March 22, 2018


When an immovable (for example, land) is transferred from one corporation to another without any change in ultimate beneficial ownership (for example, between ‘‘closely related legal persons’’), Québec land transfer tax (LTT) does not apply. This exemption is now to be extended to immovables owned by a partnership, according to proposals for the amendment of the Act Respecting Duties on Transfers of Immovables (CQLR c. D-15.1) announced on December 20, 2017 in Information Bulletin 2017-14.

Real estate ventures are commonly structured as partnerships, and REITs are required to use partnerships. Prior to the proposals, a reorganization of a partnership often resulted in LTT liability, which was accepted as an unfortunate cost of doing business. Partnership exemptions have been a feature of similar taxes in other provinces and countries for some time, so the Québec changes can be seen as harmonizing the LTT rules with those of other jurisdictions.

It may have been possible prior to the proposed amendments to avoid LTT liability in transfers involving partnerships, but civil-law cases were conflicting, and much uncertainty remained (see, for example, Allard ltée, 1996 CanLII 5712; Polyclinique médicale Fabreville, SEC c. Laval (Ville de), 2006 QCCS 3251; Ferme CGR enr., SENC (Syndic de), 2010 QCCA 719; and 9197-6837 Québec inc. c. Terrebonne (Ville de), 2014 QCCQ 685).

The proposed amendments will provide an exemption from the payment of LTT in the following circumstances (applicable to transfers of immovables made after December 20, 2017):

  • The transferor (a natural person) transfers an immovable to a transferee (a partnership) and, immediately after the transfer, the transferor’s share of the income or losses of the partnership is at least 90 percent.
  • The transferor (a partnership) transfers an immovable to a transferee (a natural person) and, immediately preceding the transfer, the transferee’s share of the income or losses of the partnership is at least 90 percent. If the transferor (a partnership) was formed less than 24 months prior to the transfer of the immovable, the exemption from the payment of transfer duties will be granted at the time of the transfer if the exemption condition is met throughout the period between the date on which the partnership is formed and the date of the transfer.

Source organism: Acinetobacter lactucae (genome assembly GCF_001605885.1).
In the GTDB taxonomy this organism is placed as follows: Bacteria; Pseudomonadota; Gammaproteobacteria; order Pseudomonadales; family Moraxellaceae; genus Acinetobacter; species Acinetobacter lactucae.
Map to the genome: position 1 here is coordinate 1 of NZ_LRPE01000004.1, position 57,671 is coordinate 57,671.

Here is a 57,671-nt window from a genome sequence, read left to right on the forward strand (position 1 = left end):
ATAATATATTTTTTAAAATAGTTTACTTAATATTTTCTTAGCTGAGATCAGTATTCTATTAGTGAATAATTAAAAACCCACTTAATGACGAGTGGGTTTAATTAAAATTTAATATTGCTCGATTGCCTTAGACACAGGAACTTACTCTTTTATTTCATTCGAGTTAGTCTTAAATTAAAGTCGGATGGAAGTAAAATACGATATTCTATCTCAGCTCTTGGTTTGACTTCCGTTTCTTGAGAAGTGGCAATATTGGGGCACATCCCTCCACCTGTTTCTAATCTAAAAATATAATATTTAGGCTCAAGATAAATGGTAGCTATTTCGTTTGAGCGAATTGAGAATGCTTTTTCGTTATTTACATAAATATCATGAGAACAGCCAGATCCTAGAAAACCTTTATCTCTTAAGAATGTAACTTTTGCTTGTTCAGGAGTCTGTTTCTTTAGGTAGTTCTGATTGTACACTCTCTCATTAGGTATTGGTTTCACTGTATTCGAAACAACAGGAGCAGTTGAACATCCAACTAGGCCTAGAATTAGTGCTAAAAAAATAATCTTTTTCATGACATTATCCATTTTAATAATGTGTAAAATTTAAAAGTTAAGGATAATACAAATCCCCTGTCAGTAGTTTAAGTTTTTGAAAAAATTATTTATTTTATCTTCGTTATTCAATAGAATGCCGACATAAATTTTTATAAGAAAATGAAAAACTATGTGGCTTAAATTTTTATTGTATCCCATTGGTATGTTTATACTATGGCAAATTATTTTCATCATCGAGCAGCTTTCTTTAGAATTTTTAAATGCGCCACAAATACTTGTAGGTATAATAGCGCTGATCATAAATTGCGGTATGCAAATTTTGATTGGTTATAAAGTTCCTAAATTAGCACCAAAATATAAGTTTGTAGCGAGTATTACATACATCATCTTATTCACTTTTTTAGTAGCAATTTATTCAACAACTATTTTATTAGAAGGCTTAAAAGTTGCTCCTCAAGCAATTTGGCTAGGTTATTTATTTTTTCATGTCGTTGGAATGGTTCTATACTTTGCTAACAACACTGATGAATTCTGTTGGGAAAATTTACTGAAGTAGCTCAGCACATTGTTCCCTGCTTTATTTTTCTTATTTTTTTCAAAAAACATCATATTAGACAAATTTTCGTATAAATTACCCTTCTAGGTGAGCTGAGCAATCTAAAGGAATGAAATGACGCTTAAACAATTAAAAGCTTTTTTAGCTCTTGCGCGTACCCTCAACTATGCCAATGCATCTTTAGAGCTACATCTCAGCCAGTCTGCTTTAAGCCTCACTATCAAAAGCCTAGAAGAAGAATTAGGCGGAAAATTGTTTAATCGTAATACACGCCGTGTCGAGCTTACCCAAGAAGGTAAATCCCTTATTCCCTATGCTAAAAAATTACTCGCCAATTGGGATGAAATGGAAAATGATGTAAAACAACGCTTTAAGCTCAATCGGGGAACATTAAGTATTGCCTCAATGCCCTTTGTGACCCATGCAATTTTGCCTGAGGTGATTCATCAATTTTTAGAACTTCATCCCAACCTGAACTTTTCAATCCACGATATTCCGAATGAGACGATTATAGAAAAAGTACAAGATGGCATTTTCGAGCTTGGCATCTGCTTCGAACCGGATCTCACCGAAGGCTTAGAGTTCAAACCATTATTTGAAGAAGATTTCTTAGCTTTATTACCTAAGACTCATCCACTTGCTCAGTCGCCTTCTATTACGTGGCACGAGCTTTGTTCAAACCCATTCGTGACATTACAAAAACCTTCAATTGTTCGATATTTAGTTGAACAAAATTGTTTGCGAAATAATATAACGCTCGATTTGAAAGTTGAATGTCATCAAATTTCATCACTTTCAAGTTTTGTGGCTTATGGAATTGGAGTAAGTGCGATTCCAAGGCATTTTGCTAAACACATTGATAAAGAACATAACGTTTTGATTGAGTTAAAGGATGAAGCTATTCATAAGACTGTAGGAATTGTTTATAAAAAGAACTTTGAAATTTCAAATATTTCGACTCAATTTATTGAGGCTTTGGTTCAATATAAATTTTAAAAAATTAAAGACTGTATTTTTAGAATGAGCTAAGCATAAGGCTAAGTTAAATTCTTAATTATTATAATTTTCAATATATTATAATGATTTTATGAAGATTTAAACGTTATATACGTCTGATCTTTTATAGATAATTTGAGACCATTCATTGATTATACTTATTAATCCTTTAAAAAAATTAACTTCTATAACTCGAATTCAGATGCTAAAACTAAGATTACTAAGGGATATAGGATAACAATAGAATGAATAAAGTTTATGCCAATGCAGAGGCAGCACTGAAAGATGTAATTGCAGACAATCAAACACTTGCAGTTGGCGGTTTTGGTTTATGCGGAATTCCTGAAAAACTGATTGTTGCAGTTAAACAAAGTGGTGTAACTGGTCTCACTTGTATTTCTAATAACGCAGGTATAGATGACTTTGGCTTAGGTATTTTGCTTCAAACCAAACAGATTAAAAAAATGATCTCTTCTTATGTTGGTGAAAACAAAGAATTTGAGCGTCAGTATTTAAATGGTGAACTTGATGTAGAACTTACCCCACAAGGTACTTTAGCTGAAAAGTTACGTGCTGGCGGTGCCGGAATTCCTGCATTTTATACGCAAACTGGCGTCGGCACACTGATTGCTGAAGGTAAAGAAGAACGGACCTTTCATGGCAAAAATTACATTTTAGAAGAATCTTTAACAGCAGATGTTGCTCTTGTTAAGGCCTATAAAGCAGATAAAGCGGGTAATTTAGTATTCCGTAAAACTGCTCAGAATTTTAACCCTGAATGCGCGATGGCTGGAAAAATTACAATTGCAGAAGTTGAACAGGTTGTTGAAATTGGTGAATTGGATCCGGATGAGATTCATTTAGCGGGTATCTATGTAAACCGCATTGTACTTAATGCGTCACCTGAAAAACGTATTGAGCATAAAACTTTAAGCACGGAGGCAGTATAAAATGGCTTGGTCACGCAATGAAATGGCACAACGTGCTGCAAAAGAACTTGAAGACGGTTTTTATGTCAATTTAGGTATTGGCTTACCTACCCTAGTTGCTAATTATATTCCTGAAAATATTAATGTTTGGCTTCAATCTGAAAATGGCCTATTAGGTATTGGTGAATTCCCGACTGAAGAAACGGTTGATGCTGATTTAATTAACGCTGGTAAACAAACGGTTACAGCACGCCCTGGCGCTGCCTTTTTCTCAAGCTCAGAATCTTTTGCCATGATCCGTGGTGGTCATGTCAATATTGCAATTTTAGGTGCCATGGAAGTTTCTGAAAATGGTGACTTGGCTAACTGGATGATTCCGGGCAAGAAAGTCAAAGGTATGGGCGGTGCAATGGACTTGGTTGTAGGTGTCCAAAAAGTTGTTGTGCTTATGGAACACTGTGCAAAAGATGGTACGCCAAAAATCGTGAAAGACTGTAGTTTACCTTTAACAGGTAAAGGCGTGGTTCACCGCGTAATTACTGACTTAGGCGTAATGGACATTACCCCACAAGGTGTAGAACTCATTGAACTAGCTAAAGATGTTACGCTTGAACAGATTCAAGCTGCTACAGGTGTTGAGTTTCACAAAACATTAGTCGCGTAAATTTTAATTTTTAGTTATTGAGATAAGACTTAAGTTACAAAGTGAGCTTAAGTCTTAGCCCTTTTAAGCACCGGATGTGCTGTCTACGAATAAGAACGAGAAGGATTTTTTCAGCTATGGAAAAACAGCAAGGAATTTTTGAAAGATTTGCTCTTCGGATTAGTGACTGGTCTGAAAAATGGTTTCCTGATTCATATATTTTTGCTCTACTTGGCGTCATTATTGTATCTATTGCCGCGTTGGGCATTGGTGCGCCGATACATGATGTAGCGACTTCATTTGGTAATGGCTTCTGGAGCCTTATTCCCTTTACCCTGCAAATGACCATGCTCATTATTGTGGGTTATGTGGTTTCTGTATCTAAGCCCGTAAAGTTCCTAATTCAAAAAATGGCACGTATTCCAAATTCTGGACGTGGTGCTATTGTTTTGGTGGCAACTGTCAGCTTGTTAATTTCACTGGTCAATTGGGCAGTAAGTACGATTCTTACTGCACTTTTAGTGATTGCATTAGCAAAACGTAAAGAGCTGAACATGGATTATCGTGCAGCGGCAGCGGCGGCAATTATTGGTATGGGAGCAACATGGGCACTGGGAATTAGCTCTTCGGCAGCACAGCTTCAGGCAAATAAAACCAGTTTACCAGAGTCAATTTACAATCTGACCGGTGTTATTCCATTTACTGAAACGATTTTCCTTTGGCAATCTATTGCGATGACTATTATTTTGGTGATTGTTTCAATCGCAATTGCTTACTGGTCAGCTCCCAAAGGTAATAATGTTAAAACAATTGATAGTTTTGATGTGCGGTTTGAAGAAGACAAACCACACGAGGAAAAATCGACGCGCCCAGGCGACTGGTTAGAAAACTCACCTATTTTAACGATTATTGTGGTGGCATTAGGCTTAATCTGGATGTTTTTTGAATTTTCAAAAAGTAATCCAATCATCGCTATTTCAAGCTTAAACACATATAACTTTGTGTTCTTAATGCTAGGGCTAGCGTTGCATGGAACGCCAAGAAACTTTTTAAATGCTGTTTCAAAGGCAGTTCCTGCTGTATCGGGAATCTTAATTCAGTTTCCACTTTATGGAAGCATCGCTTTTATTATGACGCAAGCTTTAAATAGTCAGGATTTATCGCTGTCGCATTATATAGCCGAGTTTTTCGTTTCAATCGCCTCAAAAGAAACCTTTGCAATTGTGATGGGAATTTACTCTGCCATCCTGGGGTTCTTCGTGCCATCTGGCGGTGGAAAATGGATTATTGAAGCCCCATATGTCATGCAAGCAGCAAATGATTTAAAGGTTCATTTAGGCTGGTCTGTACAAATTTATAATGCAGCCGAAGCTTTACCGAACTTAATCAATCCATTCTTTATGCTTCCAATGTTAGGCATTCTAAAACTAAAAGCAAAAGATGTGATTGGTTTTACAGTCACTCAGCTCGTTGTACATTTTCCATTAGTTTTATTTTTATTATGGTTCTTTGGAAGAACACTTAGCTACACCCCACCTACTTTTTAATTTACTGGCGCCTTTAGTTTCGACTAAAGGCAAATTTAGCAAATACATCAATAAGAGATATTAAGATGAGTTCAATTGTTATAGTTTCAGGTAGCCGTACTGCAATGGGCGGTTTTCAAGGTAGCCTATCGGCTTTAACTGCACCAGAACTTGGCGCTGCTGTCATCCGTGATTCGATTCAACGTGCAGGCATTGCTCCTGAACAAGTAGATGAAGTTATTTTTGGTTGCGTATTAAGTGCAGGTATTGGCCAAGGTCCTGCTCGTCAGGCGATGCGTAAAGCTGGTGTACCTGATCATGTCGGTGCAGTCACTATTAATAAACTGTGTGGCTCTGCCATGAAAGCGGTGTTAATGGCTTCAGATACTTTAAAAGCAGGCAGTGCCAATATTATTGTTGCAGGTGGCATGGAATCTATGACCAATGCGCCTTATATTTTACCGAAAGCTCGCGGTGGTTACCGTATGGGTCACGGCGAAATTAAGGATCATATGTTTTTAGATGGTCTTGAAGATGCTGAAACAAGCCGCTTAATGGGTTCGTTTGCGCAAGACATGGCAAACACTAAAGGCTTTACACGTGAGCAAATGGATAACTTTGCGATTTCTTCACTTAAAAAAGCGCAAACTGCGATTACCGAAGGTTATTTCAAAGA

• The transferor and the transferee (both partnerships) are held directly or indirectly by a person or partnership whose share of the income or losses of the partnership is at least 90 percent. The same rule will apply if one party is a corporation and the other a partnership.

In all three of the circumstances described above, the ‘‘90 percent share of income or losses’’ condition must be met during the 24-month period following the date of the transfer. The disclosure mechanism, which was introduced in Québec’s 2016-17 budget to counteract common tax-planning strategies, remains applicable to partnerships, with the necessary adaptations. In particular, if the exemption condition related to the percentage of income or losses ceases to be met in the 24-month period following the date of the transfer, the transferee of an immovable will be required to disclose that fact. (See ‘‘The New Quebec Land Transfer Tax Act,’’ Canadian Tax Focus, August 2016, and Raphael Barchichat, ‘‘Droits sur les mutations immobilières,’’ Canadian Tax Foundation real estate tax seminar, July 12, 2016.)

*Text originally published on the Canadian Tax Foundation
website and available by clicking here.

Canadian Tax Focus
Volume 8, Number 1, February 2018
©2018, Canadian Tax Foundation

Download the article by Raphael Barchichat

To consult his complete biography, click here.



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